> meant to elicit opinion, the first two more objective assessments.


    The costs and benefits are minor. I've acknowleged before that plenty
    of smart people prefer to use typedefs for structs. I have no great
    problem with that; I just prefer not to in my own code.

    Omitting the typedef means there's (at least) one less thing to get
    wrong. If, hypothetically, the language didn't permit typedefs for
    structs, then this conversation would be unnecessary.

    And I suggest that if you're going to *add* a declaration to a piece of
    code, the burden of proof should be on the argument in favor of adding
    it. If it doesn't help, why do it?

    Also, I've seen too much code that defines both a struct tag and
    a typedef name for the same type, with no obvious relationship
    between the two names. That's confusing. Dropping the typedef
    removes that particular source of confusion.

    What's *your* opinion on the matter?

    [...]

    >> I'm not *deliberately* ducking the question, I just didn't feel like
    >> writing about it at great length. If you're going to define a typedef
    >> for a struct, IMHO it's better to use the same identifier for the tag
    >> and the typedef name. I can think of no good reason to make the
    >> identifiers distinct.

    >
    > The names are in different namespaces; different style rules,
    > coding standards, or other considerations, may apply in the
    > two cases.


    Of course I'll follow coding standards for existing code that I'm
    working on. I can't think of a good reason for a coding standard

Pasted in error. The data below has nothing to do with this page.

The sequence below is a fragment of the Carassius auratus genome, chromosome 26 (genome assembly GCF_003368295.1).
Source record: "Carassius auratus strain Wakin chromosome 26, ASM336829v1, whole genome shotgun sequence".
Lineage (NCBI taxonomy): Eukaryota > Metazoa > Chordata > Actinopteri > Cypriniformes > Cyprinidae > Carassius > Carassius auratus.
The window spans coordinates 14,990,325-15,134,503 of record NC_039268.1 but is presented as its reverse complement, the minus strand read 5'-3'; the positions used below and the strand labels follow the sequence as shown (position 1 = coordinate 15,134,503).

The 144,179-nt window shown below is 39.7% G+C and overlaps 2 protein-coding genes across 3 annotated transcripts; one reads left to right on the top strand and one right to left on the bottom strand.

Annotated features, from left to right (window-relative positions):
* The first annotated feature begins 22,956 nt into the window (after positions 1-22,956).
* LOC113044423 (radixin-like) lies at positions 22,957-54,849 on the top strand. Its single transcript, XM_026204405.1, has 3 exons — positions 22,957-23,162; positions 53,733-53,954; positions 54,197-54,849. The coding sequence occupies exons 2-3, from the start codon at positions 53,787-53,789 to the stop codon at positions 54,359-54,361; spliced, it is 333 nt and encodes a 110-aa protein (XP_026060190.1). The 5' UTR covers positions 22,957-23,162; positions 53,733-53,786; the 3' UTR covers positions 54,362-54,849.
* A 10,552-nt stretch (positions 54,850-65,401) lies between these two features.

or style rule to require a struct tag and a typedef to have distinct
    names (other than perhaps the one you mention below).

    > It may be useful to have the two names be different to reduce the
    > possibility of confusion.


    If you know that "foo" and "struct foo" are the same type, what
    confusion is avoided by calling them "foo" and "struct foo_s", for
    example -- or "foo" and "struct bar"?

    > It may be useful to have the two names be different to deliberately
    > make it harder to use the other name, eg,
    >
    > typedef struct foo_avoid_using_this_struct_tag foo;


    Ok, that's a valid reason. I note that this still implies a consistent
    convention.

    >> If you're going to use distinct identifiers, I think you should
    >> at least follow a consistent convention, such as appending "_t"
    >> to the tag name to form the typedef name (though I think POSIX
    >> reserves identifiers ending in "_t" for some purposes).

    >
    > Certainly there is some benefit to doing this, but there also
    > can be benefit from not necessarily tying the two names together in
    > all cases. In either case I don't think it matters very much;
    > typically I expect the struct tag would appear on only two or
    > three places for those structs having both a tag and a typedef
    > name.


    You say "in all cases". Are there some cases where they should have the
    same name, and other cases where they shouldn't? How are such cases
    distinguished?

    [...]

    >> Referring to a type as "struct foo" makes it clear to the reader
    >> that it's a struct type. Referring to it as "foo" does not.
    >> All else being equal, more clarity is better than less clarity.
    >> Where's the tautology?

    >
    > Oh, but now you're saying something different. Your earlier
    > statement didn't say anything about clarity, only about being
    > explicit. They are not synonymous.


    They're not synonymous, but they're related.

    > Furthermore the idea that adding information necessarily adds
    > clarity is, at the very least, subject to debate. If that were
    > true, then why not do this:
    >
    > struct foo_int_x_double_z {
    > int x;
    > double z;
    > };
    >
    > Now we know just from a declaration what members and member types a
    > struct has! Obviously this suggestion is meant rhetorically, but I